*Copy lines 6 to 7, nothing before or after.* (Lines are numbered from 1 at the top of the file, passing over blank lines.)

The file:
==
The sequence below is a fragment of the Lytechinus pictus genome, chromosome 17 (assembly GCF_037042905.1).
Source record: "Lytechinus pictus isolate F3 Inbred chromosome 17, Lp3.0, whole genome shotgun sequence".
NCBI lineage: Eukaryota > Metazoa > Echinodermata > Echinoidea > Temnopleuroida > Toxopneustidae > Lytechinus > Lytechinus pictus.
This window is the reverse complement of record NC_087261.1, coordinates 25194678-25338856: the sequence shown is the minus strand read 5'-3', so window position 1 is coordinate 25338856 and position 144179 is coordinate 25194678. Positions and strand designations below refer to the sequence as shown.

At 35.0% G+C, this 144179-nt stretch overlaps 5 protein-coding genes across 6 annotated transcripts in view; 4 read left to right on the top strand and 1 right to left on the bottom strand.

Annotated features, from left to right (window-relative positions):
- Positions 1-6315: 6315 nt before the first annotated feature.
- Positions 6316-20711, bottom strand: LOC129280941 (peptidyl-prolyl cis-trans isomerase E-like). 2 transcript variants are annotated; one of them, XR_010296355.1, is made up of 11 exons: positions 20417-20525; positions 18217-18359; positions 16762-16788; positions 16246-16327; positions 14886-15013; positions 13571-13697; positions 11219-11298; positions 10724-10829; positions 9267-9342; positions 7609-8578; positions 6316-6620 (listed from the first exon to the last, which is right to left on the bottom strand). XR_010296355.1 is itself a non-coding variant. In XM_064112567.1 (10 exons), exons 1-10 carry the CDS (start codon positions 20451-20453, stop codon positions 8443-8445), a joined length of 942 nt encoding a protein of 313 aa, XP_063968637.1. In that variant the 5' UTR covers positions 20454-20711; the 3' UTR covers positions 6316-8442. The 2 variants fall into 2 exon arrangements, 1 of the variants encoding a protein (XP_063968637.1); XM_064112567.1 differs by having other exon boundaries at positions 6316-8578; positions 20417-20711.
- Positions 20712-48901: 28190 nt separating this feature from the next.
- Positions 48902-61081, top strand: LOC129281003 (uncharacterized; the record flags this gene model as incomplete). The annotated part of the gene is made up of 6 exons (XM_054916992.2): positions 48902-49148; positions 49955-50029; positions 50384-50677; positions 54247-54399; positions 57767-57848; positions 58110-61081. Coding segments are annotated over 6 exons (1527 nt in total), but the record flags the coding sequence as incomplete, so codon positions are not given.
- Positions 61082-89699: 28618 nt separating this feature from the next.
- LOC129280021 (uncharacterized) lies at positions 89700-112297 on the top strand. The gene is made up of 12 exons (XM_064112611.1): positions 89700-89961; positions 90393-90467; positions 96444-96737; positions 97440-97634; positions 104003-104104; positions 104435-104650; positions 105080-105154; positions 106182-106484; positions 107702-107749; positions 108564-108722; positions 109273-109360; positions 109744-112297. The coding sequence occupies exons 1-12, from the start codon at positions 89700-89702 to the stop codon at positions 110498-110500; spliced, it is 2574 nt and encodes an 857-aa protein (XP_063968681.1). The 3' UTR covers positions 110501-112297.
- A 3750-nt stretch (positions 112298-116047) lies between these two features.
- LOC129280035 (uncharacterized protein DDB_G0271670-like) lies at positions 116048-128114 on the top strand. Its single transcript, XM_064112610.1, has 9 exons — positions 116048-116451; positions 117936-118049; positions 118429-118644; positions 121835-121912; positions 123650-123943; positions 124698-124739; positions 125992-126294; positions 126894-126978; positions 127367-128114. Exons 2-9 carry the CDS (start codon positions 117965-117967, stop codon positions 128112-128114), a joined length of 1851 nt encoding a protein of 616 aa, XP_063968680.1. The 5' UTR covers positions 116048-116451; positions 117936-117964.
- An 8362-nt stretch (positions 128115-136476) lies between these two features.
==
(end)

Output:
Annotated features, from left to right (window-relative positions):
- Positions 1-6315: 6315 nt before the first annotated feature.